||[Jan. 15th, 2019|08:56 am]
Roberts Rummage is my favourite shop in all the world. It's the size of a small front room and it sells what I take to be the smaller items from wholesale house clearances- no furniture- just stuff- like books, tableware, pictures and toys. So, it's a junk shop- but whoever chooses the stock (Robert presumably) exercises a measure of discrimination; the books are interesting books, the pictures are mostly 19th century prints (which I love) and the toys are collectibles. I rarely come out empty handed.|
Yesterday I bought a die-cast model of a Doncaster tram and a copy of Isak Dinensen's Seven Gothic Tales. I hadn't known I wanted to read Dinensen but when a book beacons to you from a shelf you know you have to respond. It's a reprint of the first edition from 1948. The title page says there's a frontispiece by Rex Whistler but there isn't- and can't ever have been because the publisher has pasted a neat little square of paper over the claim- and the square has a sweet design of a fountain with a heron flying past- probably not by Rex Whistler. Why no Whistler? Could it be something to do with potwar austerity?
I started reading Dinensen last night and I'm enthralled. Dreamlike, weird, gender fluid- all that good stuff. Orson Welles wanted to make a series of films from Dinensen's stories and though the full project (like most of his projects) fell through he did get to complete a short, one-off TV movie called The Immortal Story, starring Welles himself, Jeanne Moreau and Anthony Perkins. It's a very strange little film- disconcertingly strange- and I see now that the strangeness comes from Dinensen.
I think the chap who served me was Robert himself. Tall, stooped, elderly, shy, kindly. And if he wasn't Robert he should have been because he exactly fitted the shop. Another customer asked him if he had such a thing as a diving helmet and he said 'Fraid not, because they're worth thousands of pounds. He told me an anecdote about how he'd tried to sell the Dinensen to another customer who writes short stories but the customer already had a copy. My two items together came to £3.90- and he rounded it down to £3.50.
PS. I might have known. There's stuff about Roberts Rummage on the Internet- including this short film. Robert is Robert Mucci- and he is the man who served me. He buys stuff at auctions and house clearances- but only stuff that interests him. The shop looks brighter and tidier in the film that it does IRL.
Rex Whistler was killed in action in 1944. There's so much he left unfinished... Seeing his mural in Plas Newydd for the first time, this actually made me cry.
Roberts Rummage sounds like a real treasure trove.
My guess is the first edition of 1934 carried a Whistler frontispiece which was cut from later reprints.
Like you I love his work.
What a delightful place! And not just the postcards but the entire shop is a social history spot. Robert really does fit hus business and I could probably spend hours there.
2019-01-15 08:46 pm (UTC)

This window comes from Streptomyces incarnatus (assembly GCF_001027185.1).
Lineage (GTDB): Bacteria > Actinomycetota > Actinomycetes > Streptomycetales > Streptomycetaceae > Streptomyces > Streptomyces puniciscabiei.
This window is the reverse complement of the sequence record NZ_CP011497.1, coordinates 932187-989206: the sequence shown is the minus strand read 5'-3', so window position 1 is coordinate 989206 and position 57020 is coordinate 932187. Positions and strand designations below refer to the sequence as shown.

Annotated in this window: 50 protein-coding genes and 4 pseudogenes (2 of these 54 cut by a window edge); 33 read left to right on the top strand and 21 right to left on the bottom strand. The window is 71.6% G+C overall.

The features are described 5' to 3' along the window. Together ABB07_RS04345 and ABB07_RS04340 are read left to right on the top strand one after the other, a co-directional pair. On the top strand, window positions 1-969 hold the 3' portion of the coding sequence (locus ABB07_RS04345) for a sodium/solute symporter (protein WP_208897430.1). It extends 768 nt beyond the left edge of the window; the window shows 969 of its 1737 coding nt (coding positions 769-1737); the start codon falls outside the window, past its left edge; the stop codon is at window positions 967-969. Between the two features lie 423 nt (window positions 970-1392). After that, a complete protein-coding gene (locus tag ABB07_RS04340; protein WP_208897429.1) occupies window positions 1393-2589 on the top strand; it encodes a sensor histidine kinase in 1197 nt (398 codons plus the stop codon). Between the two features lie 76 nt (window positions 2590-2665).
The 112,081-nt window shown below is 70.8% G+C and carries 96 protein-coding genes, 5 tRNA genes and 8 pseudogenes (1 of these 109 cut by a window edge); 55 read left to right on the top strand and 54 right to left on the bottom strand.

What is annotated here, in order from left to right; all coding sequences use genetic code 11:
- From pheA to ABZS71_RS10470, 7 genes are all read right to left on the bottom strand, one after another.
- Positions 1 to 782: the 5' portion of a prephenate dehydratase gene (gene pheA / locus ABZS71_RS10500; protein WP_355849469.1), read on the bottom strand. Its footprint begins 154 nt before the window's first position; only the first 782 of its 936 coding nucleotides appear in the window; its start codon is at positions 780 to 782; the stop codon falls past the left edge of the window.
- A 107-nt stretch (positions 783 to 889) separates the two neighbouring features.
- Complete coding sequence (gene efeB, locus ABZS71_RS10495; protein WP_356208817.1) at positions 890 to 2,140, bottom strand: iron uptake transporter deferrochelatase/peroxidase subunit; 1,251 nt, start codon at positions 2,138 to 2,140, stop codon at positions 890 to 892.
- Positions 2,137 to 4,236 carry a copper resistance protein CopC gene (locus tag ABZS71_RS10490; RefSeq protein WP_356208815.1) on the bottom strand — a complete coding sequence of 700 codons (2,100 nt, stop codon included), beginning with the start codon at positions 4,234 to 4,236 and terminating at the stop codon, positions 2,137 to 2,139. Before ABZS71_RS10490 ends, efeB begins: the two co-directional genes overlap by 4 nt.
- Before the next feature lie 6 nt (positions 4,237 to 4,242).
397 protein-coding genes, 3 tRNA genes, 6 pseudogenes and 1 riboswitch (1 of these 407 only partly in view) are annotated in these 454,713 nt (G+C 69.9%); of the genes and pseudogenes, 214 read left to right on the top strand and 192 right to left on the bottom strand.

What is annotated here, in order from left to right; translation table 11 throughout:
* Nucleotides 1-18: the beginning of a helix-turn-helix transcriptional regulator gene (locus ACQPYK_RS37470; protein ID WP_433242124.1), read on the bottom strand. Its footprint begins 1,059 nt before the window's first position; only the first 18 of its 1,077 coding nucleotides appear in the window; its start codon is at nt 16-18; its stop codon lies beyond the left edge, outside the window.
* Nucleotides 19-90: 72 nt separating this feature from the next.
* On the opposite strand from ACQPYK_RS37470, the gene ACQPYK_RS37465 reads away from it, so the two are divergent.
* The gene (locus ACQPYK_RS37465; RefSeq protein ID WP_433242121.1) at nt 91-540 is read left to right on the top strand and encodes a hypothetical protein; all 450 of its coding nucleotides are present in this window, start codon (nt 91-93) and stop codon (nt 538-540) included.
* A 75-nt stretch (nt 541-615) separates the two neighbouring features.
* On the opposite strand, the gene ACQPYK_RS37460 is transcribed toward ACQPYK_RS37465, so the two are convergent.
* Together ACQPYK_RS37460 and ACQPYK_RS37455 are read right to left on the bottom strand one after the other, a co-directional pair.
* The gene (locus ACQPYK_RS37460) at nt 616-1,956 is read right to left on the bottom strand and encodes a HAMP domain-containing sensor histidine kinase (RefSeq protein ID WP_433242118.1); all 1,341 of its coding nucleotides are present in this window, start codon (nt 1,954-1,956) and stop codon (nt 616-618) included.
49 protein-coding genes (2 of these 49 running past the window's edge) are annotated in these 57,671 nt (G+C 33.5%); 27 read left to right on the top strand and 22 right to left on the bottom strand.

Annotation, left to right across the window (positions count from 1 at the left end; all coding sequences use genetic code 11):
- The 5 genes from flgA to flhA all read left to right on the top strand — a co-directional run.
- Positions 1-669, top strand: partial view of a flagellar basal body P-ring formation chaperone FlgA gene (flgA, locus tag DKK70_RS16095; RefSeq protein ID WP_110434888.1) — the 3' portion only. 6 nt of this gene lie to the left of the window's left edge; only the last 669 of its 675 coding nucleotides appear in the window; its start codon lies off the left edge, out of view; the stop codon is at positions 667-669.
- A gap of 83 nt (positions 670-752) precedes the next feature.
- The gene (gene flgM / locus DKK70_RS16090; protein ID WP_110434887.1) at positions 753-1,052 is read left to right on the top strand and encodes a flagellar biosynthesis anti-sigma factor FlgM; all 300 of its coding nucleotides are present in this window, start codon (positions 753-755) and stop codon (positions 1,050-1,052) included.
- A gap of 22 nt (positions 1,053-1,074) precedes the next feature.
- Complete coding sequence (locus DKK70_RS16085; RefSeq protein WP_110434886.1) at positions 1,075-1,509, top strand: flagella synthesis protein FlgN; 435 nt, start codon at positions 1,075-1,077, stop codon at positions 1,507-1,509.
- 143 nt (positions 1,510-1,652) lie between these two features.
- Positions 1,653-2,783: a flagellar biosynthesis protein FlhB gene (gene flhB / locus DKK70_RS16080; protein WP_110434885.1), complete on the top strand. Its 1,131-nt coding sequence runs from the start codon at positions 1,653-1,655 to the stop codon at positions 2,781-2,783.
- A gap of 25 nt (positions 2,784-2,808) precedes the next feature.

Are you a postcard person? I are. I was scouting pix of the place and was drawn most to this one:
Want to look through that box!
Also now I want to see that Welles/Dinensen film.
I love old postcards and even more than the pictures, I love seeing what was written on them so long ago.
I watched a documentary about Orson Welles recently and came away with a really changed opinion of him. I suppose being thought a genius at a very young age did something to his ego. I will have to look for that book. I've read one book by Dienensen, her stuff is hard to find in the local library.
Roberts sounds like just the right kind of place. I'd bet I could get lost in there for weeks.
Edited at 2019-01-15 02:43 pm (UTC)
Welles was a genius- and like many geniuses didn't always behave in an exemplary manner. He was always an arrogant sonofabitch. As a teenager he blagged his way into the prestigious Abbey Theatre company in Dublin, telling them he was a star back home when he hadn't actually had any professional stage experience. I love the movies. All of them.
All the ones I've seen, for sure. Including his turn as Mr. Rochester in Jane Eyre.
Personally, I think shops like that should NOT be bright and tidy.
2019-01-15 08:46 pm (UTC)
That sounds like my kind of shop! I am so fond of rummaging that I have recurring dreams about going to a market or car boot sale and finding treasures (or sometimes finding literal treasure on the ground/in the sand). I'm always very disappointed when I wake up.
I haven't found a treasure yet, but I've found bargains.
It's occurred to me a few times that I'd probably enjoy owning a metal detector...
They're not expensive. We've found lots of rusty old junk with ours. Visiting kids love it.
It's more having to transport it and store it...but tempted, yes!
Oh yes, ,my kind of shop and the type i love to rummage around. I am intrigued and want ot check it out. Thanks.
There are a lot of great little shops in Hastings old town but Roberts Rummage is the most fantabulous.
Ooh what a great word - fantabulous.
2019-01-15 08:48 pm (UTC)
BTW, do you know Babette's Feast?
I don't. But I should probably seek it out....